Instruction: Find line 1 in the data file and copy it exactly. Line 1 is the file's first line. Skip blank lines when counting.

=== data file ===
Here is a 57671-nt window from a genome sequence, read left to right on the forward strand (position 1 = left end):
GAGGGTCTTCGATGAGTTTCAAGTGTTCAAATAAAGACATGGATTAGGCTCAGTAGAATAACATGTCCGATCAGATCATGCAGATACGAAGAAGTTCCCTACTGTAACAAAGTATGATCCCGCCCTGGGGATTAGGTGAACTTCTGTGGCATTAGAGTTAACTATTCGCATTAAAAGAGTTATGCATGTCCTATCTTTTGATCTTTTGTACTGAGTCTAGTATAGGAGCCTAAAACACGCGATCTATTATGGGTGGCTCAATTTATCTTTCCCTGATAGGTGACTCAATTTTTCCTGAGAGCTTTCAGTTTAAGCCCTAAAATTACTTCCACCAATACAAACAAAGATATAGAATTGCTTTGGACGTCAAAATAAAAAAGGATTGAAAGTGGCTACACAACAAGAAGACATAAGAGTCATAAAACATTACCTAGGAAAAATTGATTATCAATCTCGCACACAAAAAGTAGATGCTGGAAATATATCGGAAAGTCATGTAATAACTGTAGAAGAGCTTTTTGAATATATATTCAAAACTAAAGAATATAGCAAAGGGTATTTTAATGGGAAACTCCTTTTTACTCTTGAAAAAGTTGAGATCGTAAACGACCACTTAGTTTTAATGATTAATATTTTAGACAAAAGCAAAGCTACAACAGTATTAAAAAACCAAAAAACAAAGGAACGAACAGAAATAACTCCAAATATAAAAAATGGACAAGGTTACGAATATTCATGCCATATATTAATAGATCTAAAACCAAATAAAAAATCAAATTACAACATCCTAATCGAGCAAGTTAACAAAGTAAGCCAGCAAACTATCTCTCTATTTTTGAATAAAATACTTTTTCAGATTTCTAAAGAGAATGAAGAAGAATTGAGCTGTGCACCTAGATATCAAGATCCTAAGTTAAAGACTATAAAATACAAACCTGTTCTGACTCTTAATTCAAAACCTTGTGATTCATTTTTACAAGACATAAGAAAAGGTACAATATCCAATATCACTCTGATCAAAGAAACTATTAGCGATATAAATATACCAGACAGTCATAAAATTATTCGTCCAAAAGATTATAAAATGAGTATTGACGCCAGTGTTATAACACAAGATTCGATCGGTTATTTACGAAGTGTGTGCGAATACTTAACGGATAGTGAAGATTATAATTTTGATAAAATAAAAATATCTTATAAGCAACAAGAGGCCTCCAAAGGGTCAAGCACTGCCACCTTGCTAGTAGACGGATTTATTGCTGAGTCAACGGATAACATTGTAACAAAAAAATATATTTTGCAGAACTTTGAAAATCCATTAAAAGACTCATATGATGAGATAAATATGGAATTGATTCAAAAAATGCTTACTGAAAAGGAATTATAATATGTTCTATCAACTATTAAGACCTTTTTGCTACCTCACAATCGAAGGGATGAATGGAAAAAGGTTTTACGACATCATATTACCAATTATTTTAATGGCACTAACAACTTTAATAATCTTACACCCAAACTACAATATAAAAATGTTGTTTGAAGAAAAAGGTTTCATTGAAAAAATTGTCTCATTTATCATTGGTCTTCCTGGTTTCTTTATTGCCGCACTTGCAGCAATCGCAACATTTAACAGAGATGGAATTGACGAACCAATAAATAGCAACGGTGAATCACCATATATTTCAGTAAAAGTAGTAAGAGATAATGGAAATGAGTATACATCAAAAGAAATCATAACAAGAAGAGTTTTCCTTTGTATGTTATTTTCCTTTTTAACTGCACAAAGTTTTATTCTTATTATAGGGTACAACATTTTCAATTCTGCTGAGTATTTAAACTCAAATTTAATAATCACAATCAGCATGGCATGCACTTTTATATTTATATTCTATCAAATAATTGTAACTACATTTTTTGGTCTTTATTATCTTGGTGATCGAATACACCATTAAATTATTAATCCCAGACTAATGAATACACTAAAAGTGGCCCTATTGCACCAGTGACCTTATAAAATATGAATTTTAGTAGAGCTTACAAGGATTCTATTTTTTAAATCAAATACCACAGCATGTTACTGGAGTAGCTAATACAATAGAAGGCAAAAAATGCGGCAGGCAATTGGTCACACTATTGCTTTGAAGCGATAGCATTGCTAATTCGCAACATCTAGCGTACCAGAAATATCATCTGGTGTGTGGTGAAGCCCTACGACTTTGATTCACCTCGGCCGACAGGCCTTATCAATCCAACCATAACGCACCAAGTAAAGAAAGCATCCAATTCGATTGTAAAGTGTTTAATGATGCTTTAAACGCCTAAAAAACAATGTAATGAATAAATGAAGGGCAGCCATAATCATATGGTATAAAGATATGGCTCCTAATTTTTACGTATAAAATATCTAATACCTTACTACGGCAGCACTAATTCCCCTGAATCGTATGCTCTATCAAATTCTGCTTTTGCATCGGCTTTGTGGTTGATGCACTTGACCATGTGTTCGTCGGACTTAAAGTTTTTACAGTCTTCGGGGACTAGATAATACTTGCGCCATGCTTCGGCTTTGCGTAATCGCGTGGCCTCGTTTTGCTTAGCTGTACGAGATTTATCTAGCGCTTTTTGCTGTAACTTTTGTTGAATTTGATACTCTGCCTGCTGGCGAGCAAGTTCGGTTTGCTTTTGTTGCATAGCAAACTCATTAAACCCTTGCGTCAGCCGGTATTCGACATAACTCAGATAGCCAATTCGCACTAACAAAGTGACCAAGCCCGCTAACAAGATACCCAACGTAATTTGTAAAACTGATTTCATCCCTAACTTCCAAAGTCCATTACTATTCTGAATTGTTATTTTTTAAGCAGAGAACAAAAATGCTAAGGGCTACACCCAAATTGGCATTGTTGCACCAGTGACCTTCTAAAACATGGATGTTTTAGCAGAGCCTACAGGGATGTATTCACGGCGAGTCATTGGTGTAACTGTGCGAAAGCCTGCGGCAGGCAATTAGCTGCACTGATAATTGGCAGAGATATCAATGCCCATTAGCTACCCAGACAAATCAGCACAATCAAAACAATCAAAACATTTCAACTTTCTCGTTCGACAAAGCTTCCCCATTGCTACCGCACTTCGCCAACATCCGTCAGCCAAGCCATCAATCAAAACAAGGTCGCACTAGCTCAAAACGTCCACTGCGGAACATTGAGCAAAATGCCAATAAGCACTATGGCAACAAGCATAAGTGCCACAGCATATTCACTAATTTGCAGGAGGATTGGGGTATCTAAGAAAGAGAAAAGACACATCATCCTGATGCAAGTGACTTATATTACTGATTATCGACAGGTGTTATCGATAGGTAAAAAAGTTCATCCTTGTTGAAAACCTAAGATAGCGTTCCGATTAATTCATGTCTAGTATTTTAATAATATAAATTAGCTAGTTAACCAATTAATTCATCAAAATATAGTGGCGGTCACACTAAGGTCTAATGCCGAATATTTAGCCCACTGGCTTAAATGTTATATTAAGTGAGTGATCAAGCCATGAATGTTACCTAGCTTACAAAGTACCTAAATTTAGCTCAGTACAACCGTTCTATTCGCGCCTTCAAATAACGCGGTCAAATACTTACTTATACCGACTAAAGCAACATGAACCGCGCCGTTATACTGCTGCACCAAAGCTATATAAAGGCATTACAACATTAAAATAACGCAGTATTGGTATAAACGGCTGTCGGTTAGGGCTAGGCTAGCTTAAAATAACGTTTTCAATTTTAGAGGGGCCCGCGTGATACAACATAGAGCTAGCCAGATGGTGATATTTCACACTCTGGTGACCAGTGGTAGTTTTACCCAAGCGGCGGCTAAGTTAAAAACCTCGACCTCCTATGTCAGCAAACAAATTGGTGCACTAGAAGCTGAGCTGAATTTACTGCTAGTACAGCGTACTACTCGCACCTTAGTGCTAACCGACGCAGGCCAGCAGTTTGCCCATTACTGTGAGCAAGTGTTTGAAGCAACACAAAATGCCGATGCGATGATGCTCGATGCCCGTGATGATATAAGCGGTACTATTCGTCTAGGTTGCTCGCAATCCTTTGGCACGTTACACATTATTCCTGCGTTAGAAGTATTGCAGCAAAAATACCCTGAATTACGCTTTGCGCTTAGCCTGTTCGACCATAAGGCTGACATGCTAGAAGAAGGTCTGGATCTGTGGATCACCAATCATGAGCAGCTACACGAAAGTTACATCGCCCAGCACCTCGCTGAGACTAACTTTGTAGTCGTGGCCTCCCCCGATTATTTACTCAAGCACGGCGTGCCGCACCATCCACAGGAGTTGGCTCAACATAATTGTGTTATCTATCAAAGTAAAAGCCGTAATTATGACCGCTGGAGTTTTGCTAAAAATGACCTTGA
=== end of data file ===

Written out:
Here is a 57671-nt window from a genome sequence, read left to right on the forward strand (position 1 = left end):